Inside Virgin Australia’s 10 hour hostage crisis

StepA cancelled flight and woeful response from Virgin Australia should be a wake up call for airline, says Ashton Bishop, head of strategy at Step Change Marketing.

Late last week Virgin Australia held several hundred customers hostage for 10 hours at Brisbane Airport.

Ok, so I’m being a bit dramatic, but I’m still pissed off after dangerous thunderstorms repeatedly shut down Brisbane airport operations, turning a one hour flight into a 10 hour drama, five if which included sitting on the tarmac with no information.

The silver lining is the lessons on customer service and preparedness that Virgin has so kindly and painfully shared.

“But it was the storms, it’s not Virgin’s fault.” True, the Brisbane storms caused some of the delays, but the brand damage is all Virgin’s to own.

Maybe I’m a difficult customer, but a little empathy at a few key points could have gone a long way to turning this into a brand opportunity.

The first lesson – be your customer’s hero

We all remember the Virgin Atlantic case study of what builds outlandish loyalty, and it wasn’t the customers where nothing went wrong. It was the customers where there was a problem and Virgin Atlantic were remarkable in putting in right – that’s the opportunity that Virgin Australia missed and it wouldn’t have been that hard.

The secret is in the ‘perception’ that it’s a big deal to your customers and you’re trying.

The second lesson – surprise and delight when things are going wrong

It all started in The Lounge. As the flights were initially delayed and the lounge was overcrowded, it would have been an announcement like, ‘Dear passengers, as you can see the lounge is filling up very fast. We’re going to be double-timing it to try and keep you all fed and watered and might even see if we can find a treat or two to help ease the pain.

We know it’s not that comfortable, but hopefully the lounge is still a whole lot better than being in the rain.’ Something as simple as that might have gone a long way to setting a disarming tone. They didn’t.

The third lesson – make sure front line staff have the tools to act

The next fail was when we were cleared for departure and there was a complete absence of urgency in boarding. It was as if it was the weekend holiday ‘business as usual’.

Now at the time this didn’t seem a big deal. But we never took off and at about 9PM flight were cancelled.

This is where it went from not being Virgin’s problem to firmly being Virgin’s problem as Virgin’s crew started looking surprised as if this was the first time a flight had ever been cancelled.

It was announcement after announcement of, ‘we’re waiting for an update’ with the ground crew, air crew and booking line not seeming to know what each other were doing.

So we sat there frustrated not knowing if our flight home was being sorted, and if we had a bed for the night.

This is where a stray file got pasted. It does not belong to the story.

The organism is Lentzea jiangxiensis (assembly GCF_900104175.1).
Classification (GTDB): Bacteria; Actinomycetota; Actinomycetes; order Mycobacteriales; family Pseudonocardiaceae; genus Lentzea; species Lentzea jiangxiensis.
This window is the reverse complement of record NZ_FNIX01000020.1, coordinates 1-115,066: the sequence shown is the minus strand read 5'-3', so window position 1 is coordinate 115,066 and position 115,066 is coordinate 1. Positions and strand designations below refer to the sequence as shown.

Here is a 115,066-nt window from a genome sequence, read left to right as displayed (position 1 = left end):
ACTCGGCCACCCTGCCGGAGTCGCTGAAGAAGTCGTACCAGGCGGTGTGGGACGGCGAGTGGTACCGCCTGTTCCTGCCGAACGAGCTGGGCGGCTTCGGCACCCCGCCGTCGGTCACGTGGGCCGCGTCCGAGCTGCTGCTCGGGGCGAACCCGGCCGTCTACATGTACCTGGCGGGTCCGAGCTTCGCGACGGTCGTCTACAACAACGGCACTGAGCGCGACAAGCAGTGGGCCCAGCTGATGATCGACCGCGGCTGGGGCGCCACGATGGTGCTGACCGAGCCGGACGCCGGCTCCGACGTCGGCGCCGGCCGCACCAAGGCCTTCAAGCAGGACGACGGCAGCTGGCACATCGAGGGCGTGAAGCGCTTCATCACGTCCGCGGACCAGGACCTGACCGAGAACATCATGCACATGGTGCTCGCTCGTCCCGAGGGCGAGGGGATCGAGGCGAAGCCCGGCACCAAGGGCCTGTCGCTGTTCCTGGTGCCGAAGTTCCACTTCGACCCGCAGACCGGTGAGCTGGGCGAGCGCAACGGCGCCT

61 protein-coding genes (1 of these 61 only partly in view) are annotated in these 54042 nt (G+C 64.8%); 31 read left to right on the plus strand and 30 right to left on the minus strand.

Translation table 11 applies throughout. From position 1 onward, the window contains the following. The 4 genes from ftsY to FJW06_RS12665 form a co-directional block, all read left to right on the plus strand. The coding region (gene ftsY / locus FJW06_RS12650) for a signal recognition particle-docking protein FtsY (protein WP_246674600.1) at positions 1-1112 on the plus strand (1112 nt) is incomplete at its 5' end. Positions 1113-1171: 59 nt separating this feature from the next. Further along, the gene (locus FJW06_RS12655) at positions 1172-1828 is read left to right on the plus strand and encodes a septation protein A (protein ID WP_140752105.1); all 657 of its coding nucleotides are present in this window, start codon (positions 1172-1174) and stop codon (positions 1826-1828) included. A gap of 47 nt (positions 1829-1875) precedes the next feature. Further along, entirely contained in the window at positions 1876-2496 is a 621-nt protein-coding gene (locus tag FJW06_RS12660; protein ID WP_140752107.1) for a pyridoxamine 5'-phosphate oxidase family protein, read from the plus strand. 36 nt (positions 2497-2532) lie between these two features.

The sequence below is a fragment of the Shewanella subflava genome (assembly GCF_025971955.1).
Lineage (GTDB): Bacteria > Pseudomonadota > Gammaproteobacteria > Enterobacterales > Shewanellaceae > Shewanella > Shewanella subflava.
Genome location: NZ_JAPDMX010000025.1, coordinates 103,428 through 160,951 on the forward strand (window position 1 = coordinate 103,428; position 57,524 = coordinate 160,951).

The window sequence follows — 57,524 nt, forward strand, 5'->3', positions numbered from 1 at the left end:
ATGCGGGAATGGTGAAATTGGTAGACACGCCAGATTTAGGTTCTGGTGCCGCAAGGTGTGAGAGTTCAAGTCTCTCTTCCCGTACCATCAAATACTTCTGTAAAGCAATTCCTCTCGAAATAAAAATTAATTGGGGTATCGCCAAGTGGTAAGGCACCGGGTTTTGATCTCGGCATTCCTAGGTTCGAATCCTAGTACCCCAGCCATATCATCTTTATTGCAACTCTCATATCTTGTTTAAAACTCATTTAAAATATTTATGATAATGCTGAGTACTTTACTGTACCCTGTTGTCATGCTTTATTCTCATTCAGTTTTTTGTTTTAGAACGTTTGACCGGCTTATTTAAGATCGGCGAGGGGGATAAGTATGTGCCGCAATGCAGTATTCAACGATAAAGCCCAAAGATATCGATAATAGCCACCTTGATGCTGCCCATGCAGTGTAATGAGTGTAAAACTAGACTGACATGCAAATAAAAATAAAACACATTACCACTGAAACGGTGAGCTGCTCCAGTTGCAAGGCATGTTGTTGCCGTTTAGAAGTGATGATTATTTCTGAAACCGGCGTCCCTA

Then my phone rang. A colleague in the same predicament on a different flight was ahead of the game and went onto the Virgin website and checked the policy. It was clear, we needed to call a 13number to get a new flight and they wouldn’t be covering accommodation.

So we decided to make the call then and book our own hotel from the tarmac – a rare moment of fortune.

The fourth lesson – customers associate their entire journey with your brand, even the parts you can’t control

The question is this: as soon as the flight was cancelled why didn’t crew walk down the isles with a piece of paper that explained what was going on, how to check your flight and here’s a few hotels to call with a deal for being a valued customer. No. Nothing.

In fact most passengers ended up disembarking after midnight and started queuing to find out the bad news.

Actually when checking in to the hotel at 1.30 AM we heard the bevy of calls at reception as passengers at the airport had only just started to find out what was going on.

And by then the city was full.

So on disembarking there was no Virgin crew with a bottle of water or a ‘so sorry can we help’. When we called up the booking line it was a ‘we’ve only got a flight that will get you back at 3PM tomorrow sorry’ vs ‘what did you have on tomorrow Mr Bishop? Ok, now I don’t think it’s possible that Brisbane will let us put on more flights, but we’re going to try. Let me grab your number and if we can do something I’ll call you immediately. If we can’t though I’ll have to pop you on the flight to arrive at 3PM, but we’ll stay on it, ok?’

The fifth lesson – own the experience

It was in the epic failure in leaving me with ‘it’s a big deal for you, so we’re going to try’ vs ‘it was bad weather so it’s not our fault’ that one of my favourite brands really let me down.

You can’t always change reality, but you can change your customer’s experience of it with a little care. It’s a lesson I’m going to try and remember with my customers.

Ashton Bishop is head of strategy at Step Change Marketing.


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